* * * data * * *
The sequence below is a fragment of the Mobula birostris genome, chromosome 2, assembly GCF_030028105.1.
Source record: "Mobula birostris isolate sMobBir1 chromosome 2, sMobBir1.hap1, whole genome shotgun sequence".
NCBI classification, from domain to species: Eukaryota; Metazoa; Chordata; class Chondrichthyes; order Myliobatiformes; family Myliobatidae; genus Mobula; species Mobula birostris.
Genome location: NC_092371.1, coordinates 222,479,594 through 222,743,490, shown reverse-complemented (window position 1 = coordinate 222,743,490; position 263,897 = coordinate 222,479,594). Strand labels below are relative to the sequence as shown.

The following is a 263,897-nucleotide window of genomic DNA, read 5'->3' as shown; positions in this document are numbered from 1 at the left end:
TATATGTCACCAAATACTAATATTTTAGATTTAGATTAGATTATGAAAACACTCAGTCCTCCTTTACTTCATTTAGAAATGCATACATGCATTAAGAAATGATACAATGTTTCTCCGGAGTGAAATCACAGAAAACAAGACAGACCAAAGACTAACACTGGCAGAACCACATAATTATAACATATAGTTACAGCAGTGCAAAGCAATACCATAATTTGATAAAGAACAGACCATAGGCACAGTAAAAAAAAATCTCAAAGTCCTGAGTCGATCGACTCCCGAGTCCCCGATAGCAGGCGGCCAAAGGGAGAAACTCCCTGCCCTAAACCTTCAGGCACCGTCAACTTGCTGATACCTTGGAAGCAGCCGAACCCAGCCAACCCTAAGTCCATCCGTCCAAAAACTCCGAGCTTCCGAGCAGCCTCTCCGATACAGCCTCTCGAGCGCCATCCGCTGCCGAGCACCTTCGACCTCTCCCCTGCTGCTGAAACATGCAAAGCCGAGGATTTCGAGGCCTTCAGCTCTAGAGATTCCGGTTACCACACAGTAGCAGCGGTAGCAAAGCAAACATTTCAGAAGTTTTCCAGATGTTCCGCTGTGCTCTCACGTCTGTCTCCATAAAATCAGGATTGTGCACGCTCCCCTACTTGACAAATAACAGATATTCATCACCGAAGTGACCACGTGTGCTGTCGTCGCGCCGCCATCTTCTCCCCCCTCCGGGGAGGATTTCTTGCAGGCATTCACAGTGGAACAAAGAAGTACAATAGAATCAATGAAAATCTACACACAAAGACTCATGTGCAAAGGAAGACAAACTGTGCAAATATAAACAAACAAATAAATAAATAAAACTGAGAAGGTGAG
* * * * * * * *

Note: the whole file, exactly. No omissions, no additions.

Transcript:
The sequence below is a fragment of the Mobula birostris genome, chromosome 2, assembly GCF_030028105.1.
Source record: "Mobula birostris isolate sMobBir1 chromosome 2, sMobBir1.hap1, whole genome shotgun sequence".
NCBI classification, from domain to species: Eukaryota; Metazoa; Chordata; class Chondrichthyes; order Myliobatiformes; family Myliobatidae; genus Mobula; species Mobula birostris.
Genome location: NC_092371.1, coordinates 222,479,594 through 222,743,490, shown reverse-complemented (window position 1 = coordinate 222,743,490; position 263,897 = coordinate 222,479,594). Strand labels below are relative to the sequence as shown.

The following is a 263,897-nucleotide window of genomic DNA, read 5'->3' as shown; positions in this document are numbered from 1 at the left end:
TATATGTCACCAAATACTAATATTTTAGATTTAGATTAGATTATGAAAACACTCAGTCCTCCTTTACTTCATTTAGAAATGCATACATGCATTAAGAAATGATACAATGTTTCTCCGGAGTGAAATCACAGAAAACAAGACAGACCAAAGACTAACACTGGCAGAACCACATAATTATAACATATAGTTACAGCAGTGCAAAGCAATACCATAATTTGATAAAGAACAGACCATAGGCACAGTAAAAAAAAATCTCAAAGTCCTGAGTCGATCGACTCCCGAGTCCCCGATAGCAGGCGGCCAAAGGGAGAAACTCCCTGCCCTAAACCTTCAGGCACCGTCAACTTGCTGATACCTTGGAAGCAGCCGAACCCAGCCAACCCTAAGTCCATCCGTCCAAAAACTCCGAGCTTCCGAGCAGCCTCTCCGATACAGCCTCTCGAGCGCCATCCGCTGCCGAGCACCTTCGACCTCTCCCCTGCTGCTGAAACATGCAAAGCCGAGGATTTCGAGGCCTTCAGCTCTAGAGATTCCGGTTACCACACAGTAGCAGCGGTAGCAAAGCAAACATTTCAGAAGTTTTCCAGATGTTCCGCTGTGCTCTCACGTCTGTCTCCATAAAATCAGGATTGTGCACGCTCCCCTACTTGACAAATAACAGATATTCATCACCGAAGTGACCACGTGTGCTGTCGTCGCGCCGCCATCTTCTCCCCCCTCCGGGGAGGATTTCTTGCAGGCATTCACAGTGGAACAAAGAAGTACAATAGAATCAATGAAAATCTACACACAAAGACTCATGTGCAAAGGAAGACAAACTGTGCAAATATAAACAAACAAATAAATAAATAAAACTGAGAAGGTGAG